This is the legalbinding which asks the question, "what happens if the SLOs are notmet"? This agreement directly speaks to the customer and communicates theconsequences of maintaining a defined SLO. If the SLOs are met, the customer ishappy, and if they are not met, the service provider will have to pay a penalty(in money or any other form) to the customer. This is mostly in concern withapplications involving licenses and paid subscriptions.
The SRE Team does notget involved in deciding the SLAs, because SLAs are closely tied to businessand product decisions. But SRE will get involved in taking actions if the SLOsare not met as per the SLA.
Some organisations mightnot have a direct SLA with its customers, but an implicit one. For example,Google Search does not have an agreement with its users. But still, if thesearch results are generated slowly or incorrectly, the organisation will endup paying a penalty to its customers, which is its reputation. Nevertheless,SLOs and SLIs are important and later you can decide on how to implement an SLAfor a service provided.
What is Toil?
This section willexplain the concept of Toil in Site Reliability Engineering. As SiteReliability Engineers, we are required to perform certain amount of operationalactivities in our day-to-day processes. This being said, if these operationalactivities convert themselves to Toil, they should be eliminated by the SREsthemselves. As SREs, we have many more crucial, long-running engineering tasksto carry out, than spending most of our time on Toil. So, this article will tryto give a definition for Toil and explain how SREs should tackle Toil in theirday-to-day processes.
We often see the misuseof the word Toil in the Engineering domain. Toil is not just work that we haveto do regularly, and the work we get bored with. Tasks like writingdocumentations, conducting meetings, sending out emails cannot be considered asToil. These are merely administrative work, and in management terms, this canbe simply called as Overhead. So, when it comes to understanding Toil, it'sdefinitely not work that irritates and discomforts us. This kind of feelingsare highly opinionated and can be interpreted in different ways.
Toil is work whichpossesses the following characteristics in general. It does not necessarilyneed to have all of the below properties, but at least a combination of them.
1) Manual Work
Executing a script ortriggering a script. If a person needs to manually trigger a script, in orderto execute the steps in the script, that is Manual Work. This time can beconsidered as Toil time.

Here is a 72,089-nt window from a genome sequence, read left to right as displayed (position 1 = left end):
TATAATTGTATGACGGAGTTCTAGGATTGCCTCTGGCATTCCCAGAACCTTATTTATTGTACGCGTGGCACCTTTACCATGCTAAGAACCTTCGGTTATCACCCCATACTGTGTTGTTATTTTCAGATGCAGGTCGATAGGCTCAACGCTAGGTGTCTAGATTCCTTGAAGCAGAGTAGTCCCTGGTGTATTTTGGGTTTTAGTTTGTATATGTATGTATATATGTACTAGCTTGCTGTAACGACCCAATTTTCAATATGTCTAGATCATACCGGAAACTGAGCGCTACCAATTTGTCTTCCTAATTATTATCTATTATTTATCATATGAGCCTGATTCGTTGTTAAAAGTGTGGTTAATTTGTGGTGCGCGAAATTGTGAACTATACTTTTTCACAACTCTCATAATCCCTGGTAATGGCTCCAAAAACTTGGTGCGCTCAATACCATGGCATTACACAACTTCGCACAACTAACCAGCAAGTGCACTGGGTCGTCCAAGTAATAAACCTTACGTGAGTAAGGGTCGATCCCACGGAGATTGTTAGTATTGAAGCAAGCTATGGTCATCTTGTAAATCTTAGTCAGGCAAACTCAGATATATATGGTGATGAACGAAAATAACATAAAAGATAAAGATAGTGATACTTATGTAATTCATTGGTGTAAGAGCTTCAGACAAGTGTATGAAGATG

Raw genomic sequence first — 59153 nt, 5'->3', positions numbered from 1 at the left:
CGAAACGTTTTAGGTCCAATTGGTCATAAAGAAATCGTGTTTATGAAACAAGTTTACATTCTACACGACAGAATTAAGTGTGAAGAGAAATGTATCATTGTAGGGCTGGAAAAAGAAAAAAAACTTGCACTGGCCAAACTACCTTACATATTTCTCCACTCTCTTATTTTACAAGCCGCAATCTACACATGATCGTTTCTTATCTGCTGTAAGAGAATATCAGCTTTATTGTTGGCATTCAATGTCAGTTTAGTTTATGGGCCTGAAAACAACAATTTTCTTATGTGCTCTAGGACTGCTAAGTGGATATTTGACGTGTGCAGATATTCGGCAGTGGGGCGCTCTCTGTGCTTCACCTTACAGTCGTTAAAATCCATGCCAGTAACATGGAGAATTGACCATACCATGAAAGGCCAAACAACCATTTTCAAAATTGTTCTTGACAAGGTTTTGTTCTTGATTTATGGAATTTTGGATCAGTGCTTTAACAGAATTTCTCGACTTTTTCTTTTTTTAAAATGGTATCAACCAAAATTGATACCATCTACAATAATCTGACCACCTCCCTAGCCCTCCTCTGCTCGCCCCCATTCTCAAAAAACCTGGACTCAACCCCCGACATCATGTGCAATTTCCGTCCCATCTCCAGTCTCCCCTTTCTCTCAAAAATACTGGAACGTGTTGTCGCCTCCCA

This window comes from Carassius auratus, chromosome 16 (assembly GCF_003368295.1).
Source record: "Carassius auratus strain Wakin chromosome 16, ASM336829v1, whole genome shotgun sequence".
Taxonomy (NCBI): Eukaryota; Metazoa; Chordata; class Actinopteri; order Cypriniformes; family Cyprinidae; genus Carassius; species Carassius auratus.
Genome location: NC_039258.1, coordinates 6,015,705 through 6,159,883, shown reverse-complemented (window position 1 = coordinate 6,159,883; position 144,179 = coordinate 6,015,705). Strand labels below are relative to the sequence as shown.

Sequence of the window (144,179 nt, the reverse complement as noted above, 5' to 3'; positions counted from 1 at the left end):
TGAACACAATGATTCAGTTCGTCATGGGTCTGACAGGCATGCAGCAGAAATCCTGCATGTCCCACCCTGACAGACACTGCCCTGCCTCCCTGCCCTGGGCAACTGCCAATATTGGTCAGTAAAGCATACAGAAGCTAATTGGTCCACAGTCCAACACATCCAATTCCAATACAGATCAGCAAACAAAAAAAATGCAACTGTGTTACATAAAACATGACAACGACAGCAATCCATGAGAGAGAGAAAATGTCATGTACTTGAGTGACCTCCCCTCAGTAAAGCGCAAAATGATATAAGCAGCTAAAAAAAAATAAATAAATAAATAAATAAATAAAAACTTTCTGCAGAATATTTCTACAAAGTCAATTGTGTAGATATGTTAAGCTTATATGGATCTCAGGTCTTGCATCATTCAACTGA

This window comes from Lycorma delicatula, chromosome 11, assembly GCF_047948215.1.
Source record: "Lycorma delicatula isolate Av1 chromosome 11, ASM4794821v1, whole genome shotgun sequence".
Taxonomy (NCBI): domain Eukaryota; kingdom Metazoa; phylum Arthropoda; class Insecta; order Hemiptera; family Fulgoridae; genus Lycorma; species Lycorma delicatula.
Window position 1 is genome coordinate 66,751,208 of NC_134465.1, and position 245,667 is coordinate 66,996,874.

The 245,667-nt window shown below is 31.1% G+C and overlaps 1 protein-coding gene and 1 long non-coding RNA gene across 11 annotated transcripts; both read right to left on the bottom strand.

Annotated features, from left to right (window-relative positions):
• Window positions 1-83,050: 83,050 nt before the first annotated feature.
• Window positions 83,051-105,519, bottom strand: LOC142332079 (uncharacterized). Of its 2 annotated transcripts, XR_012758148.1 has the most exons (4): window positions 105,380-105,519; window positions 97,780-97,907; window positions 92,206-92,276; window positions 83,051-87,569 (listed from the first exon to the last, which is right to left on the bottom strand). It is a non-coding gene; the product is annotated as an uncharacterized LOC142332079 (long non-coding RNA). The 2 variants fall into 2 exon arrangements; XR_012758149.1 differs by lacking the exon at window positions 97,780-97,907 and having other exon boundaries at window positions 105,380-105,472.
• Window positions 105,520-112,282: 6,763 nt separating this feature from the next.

2) Repetitive Work
If you are performing atask once or twice, this is not Toil. But if you have to do this continuously,then this becomes Toil. For example, sending out an email daily tostakeholders, is definitely Toil.
3) Possible to Automate
If the manual work youare doing, can simply be converted to a script or automated programme, thenthat work is definitely Toil. By automating it, you will reduce the need ofHuman Effort to execute the task. But if it needs a human judgement, likedeciding whether it is a Bug or a Feature, then it is not Toil. This statementis still arguable, where you can use sophisticated tools like Machine Learningto optimise the judgement. In this case, it can be called as Toil as well.
Toil is interrupt-drivenand reactive, rather than strategy-driven and proactive. For example, if andwhen an incident happens, we have to create a channel, pages, postmortems etc.which involves a lot of work, and what we do in each incident will differ fromeach other. So, it will be hard to fully eliminate the process, but we shoulddefinitely work towards reducing it.
5) No Enduring Value
If the operational tasksdid not change the state of the system, then it is definitely Toil. If the workyou did, changed the performance of the application or added a new feature tothe System, then it cannot be considered as Toil.
6) O(n) with service growth
If the work you do,grows with the size of the system, requires more resources and takes more time,then it is considered as Toil. For example, if you are supposed send a dailymail on the new incidents you get, then if you suddenly get around 50 incidentsovernight, then you will have to manually analyse all of it and summarise themin an email. This is something the SREs should try to automate.